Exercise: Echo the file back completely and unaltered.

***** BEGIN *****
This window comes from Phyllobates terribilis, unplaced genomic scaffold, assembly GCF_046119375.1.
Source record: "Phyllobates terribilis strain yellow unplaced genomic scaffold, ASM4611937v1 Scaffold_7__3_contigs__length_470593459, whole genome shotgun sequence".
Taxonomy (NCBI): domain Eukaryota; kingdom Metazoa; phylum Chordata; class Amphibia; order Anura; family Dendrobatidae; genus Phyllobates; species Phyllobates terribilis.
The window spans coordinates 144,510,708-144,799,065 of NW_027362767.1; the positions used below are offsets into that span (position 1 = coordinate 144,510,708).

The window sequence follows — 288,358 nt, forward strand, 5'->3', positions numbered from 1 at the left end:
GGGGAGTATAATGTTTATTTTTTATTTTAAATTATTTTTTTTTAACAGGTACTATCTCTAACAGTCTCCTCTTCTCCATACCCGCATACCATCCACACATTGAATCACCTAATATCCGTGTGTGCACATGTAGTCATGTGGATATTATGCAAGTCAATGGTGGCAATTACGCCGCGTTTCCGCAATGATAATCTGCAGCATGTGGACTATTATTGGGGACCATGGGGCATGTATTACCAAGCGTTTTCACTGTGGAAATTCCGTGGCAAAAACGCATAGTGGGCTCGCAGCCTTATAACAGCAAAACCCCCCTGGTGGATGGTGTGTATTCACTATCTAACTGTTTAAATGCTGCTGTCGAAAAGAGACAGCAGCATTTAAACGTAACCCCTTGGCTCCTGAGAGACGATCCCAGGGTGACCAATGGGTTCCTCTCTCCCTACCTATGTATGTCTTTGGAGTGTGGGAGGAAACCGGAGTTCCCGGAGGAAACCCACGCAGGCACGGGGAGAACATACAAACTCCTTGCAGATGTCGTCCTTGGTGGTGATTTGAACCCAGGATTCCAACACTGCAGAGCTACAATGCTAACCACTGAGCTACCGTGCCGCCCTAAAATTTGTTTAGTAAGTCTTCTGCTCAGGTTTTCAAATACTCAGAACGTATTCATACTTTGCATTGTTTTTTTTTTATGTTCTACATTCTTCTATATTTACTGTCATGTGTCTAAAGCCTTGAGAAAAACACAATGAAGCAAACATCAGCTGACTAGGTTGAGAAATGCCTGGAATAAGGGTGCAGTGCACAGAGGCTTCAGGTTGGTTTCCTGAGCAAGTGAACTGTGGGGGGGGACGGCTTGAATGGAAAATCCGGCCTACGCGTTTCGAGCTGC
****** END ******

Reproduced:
This window comes from Phyllobates terribilis, unplaced genomic scaffold, assembly GCF_046119375.1.
Source record: "Phyllobates terribilis strain yellow unplaced genomic scaffold, ASM4611937v1 Scaffold_7__3_contigs__length_470593459, whole genome shotgun sequence".
Taxonomy (NCBI): domain Eukaryota; kingdom Metazoa; phylum Chordata; class Amphibia; order Anura; family Dendrobatidae; genus Phyllobates; species Phyllobates terribilis.
The window spans coordinates 144,510,708-144,799,065 of NW_027362767.1; the positions used below are offsets into that span (position 1 = coordinate 144,510,708).

The window sequence follows — 288,358 nt, forward strand, 5'->3', positions numbered from 1 at the left end:
GGGGAGTATAATGTTTATTTTTTATTTTAAATTATTTTTTTTTAACAGGTACTATCTCTAACAGTCTCCTCTTCTCCATACCCGCATACCATCCACACATTGAATCACCTAATATCCGTGTGTGCACATGTAGTCATGTGGATATTATGCAAGTCAATGGTGGCAATTACGCCGCGTTTCCGCAATGATAATCTGCAGCATGTGGACTATTATTGGGGACCATGGGGCATGTATTACCAAGCGTTTTCACTGTGGAAATTCCGTGGCAAAAACGCATAGTGGGCTCGCAGCCTTATAACAGCAAAACCCCCCTGGTGGATGGTGTGTATTCACTATCTAACTGTTTAAATGCTGCTGTCGAAAAGAGACAGCAGCATTTAAACGTAACCCCTTGGCTCCTGAGAGACGATCCCAGGGTGACCAATGGGTTCCTCTCTCCCTACCTATGTATGTCTTTGGAGTGTGGGAGGAAACCGGAGTTCCCGGAGGAAACCCACGCAGGCACGGGGAGAACATACAAACTCCTTGCAGATGTCGTCCTTGGTGGTGATTTGAACCCAGGATTCCAACACTGCAGAGCTACAATGCTAACCACTGAGCTACCGTGCCGCCCTAAAATTTGTTTAGTAAGTCTTCTGCTCAGGTTTTCAAATACTCAGAACGTATTCATACTTTGCATTGTTTTTTTTTTATGTTCTACATTCTTCTATATTTACTGTCATGTGTCTAAAGCCTTGAGAAAAACACAATGAAGCAAACATCAGCTGACTAGGTTGAGAAATGCCTGGAATAAGGGTGCAGTGCACAGAGGCTTCAGGTTGGTTTCCTGAGCAAGTGAACTGTGGGGGGGGACGGCTTGAATGGAAAATCCGGCCTACGCGTTTCGAGCTGC